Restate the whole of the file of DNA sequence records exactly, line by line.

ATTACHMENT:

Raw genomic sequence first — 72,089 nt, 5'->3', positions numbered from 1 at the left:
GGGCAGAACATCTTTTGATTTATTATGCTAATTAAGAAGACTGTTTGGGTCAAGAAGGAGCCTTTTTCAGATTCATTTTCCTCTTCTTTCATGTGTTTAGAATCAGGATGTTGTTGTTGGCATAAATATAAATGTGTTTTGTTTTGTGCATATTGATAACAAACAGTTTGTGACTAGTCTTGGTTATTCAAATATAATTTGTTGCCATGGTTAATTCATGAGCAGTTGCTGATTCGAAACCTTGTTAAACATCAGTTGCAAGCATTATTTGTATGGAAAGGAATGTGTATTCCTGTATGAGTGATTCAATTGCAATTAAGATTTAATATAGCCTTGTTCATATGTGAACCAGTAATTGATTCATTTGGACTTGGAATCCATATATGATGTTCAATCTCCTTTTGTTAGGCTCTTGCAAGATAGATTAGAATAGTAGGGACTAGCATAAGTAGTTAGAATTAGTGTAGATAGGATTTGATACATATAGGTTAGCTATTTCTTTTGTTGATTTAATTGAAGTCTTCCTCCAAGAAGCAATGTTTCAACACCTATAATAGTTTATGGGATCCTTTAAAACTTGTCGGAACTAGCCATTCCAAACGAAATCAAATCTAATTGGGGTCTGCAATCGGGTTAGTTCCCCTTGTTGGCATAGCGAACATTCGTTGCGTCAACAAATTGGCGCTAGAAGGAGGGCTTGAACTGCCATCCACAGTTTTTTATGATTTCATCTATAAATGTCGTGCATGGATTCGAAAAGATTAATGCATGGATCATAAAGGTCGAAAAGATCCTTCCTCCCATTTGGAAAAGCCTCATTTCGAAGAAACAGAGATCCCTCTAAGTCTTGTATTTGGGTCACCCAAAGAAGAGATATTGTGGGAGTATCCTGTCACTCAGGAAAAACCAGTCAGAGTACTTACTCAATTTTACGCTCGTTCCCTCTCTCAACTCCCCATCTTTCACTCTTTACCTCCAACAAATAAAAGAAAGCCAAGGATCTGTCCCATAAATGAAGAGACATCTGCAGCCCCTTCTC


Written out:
Raw genomic sequence first — 72,089 nt, 5'->3', positions numbered from 1 at the left:
GGGCAGAACATCTTTTGATTTATTATGCTAATTAAGAAGACTGTTTGGGTCAAGAAGGAGCCTTTTTCAGATTCATTTTCCTCTTCTTTCATGTGTTTAGAATCAGGATGTTGTTGTTGGCATAAATATAAATGTGTTTTGTTTTGTGCATATTGATAACAAACAGTTTGTGACTAGTCTTGGTTATTCAAATATAATTTGTTGCCATGGTTAATTCATGAGCAGTTGCTGATTCGAAACCTTGTTAAACATCAGTTGCAAGCATTATTTGTATGGAAAGGAATGTGTATTCCTGTATGAGTGATTCAATTGCAATTAAGATTTAATATAGCCTTGTTCATATGTGAACCAGTAATTGATTCATTTGGACTTGGAATCCATATATGATGTTCAATCTCCTTTTGTTAGGCTCTTGCAAGATAGATTAGAATAGTAGGGACTAGCATAAGTAGTTAGAATTAGTGTAGATAGGATTTGATACATATAGGTTAGCTATTTCTTTTGTTGATTTAATTGAAGTCTTCCTCCAAGAAGCAATGTTTCAACACCTATAATAGTTTATGGGATCCTTTAAAACTTGTCGGAACTAGCCATTCCAAACGAAATCAAATCTAATTGGGGTCTGCAATCGGGTTAGTTCCCCTTGTTGGCATAGCGAACATTCGTTGCGTCAACAAATTGGCGCTAGAAGGAGGGCTTGAACTGCCATCCACAGTTTTTTATGATTTCATCTATAAATGTCGTGCATGGATTCGAAAAGATTAATGCATGGATCATAAAGGTCGAAAAGATCCTTCCTCCCATTTGGAAAAGCCTCATTTCGAAGAAACAGAGATCCCTCTAAGTCTTGTATTTGGGTCACCCAAAGAAGAGATATTGTGGGAGTATCCTGTCACTCAGGAAAAACCAGTCAGAGTACTTACTCAATTTTACGCTCGTTCCCTCTCTCAACTCCCCATCTTTCACTCTTTACCTCCAACAAATAAAAGAAAGCCAAGGATCTGTCCCATAAATGAAGAGACATCTGCAGCCCCTTCTC